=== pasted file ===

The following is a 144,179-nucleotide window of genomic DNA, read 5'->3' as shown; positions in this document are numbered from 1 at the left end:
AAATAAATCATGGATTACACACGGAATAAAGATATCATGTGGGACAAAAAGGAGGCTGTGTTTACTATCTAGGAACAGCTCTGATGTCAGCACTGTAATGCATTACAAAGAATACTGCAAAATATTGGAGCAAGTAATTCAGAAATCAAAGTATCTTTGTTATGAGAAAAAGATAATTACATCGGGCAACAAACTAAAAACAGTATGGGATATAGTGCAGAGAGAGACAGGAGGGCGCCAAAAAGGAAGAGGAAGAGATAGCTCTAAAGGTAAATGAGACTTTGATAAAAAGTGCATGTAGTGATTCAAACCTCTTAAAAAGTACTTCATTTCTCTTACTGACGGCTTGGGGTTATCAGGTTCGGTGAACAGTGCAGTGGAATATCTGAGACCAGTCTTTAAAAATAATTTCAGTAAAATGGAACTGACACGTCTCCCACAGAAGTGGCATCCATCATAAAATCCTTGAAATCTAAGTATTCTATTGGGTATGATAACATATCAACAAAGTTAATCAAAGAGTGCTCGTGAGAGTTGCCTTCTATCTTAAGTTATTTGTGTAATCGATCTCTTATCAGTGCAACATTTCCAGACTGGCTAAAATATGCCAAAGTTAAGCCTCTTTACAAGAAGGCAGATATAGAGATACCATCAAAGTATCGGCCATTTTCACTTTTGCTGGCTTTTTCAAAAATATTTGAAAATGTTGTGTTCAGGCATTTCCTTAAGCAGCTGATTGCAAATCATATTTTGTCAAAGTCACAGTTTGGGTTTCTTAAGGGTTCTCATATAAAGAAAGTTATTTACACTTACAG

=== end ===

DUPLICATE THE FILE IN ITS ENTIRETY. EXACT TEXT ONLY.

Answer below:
The following is a 144,179-nucleotide window of genomic DNA, read 5'->3' as shown; positions in this document are numbered from 1 at the left end:
AAATAAATCATGGATTACACACGGAATAAAGATATCATGTGGGACAAAAAGGAGGCTGTGTTTACTATCTAGGAACAGCTCTGATGTCAGCACTGTAATGCATTACAAAGAATACTGCAAAATATTGGAGCAAGTAATTCAGAAATCAAAGTATCTTTGTTATGAGAAAAAGATAATTACATCGGGCAACAAACTAAAAACAGTATGGGATATAGTGCAGAGAGAGACAGGAGGGCGCCAAAAAGGAAGAGGAAGAGATAGCTCTAAAGGTAAATGAGACTTTGATAAAAAGTGCATGTAGTGATTCAAACCTCTTAAAAAGTACTTCATTTCTCTTACTGACGGCTTGGGGTTATCAGGTTCGGTGAACAGTGCAGTGGAATATCTGAGACCAGTCTTTAAAAATAATTTCAGTAAAATGGAACTGACACGTCTCCCACAGAAGTGGCATCCATCATAAAATCCTTGAAATCTAAGTATTCTATTGGGTATGATAACATATCAACAAAGTTAATCAAAGAGTGCTCGTGAGAGTTGCCTTCTATCTTAAGTTATTTGTGTAATCGATCTCTTATCAGTGCAACATTTCCAGACTGGCTAAAATATGCCAAAGTTAAGCCTCTTTACAAGAAGGCAGATATAGAGATACCATCAAAGTATCGGCCATTTTCACTTTTGCTGGCTTTTTCAAAAATATTTGAAAATGTTGTGTTCAGGCATTTCCTTAAGCAGCTGATTGCAAATCATATTTTGTCAAAGTCACAGTTTGGGTTTCTTAAGGGTTCTCATATAAAGAAAGTTATTTACACTTACAG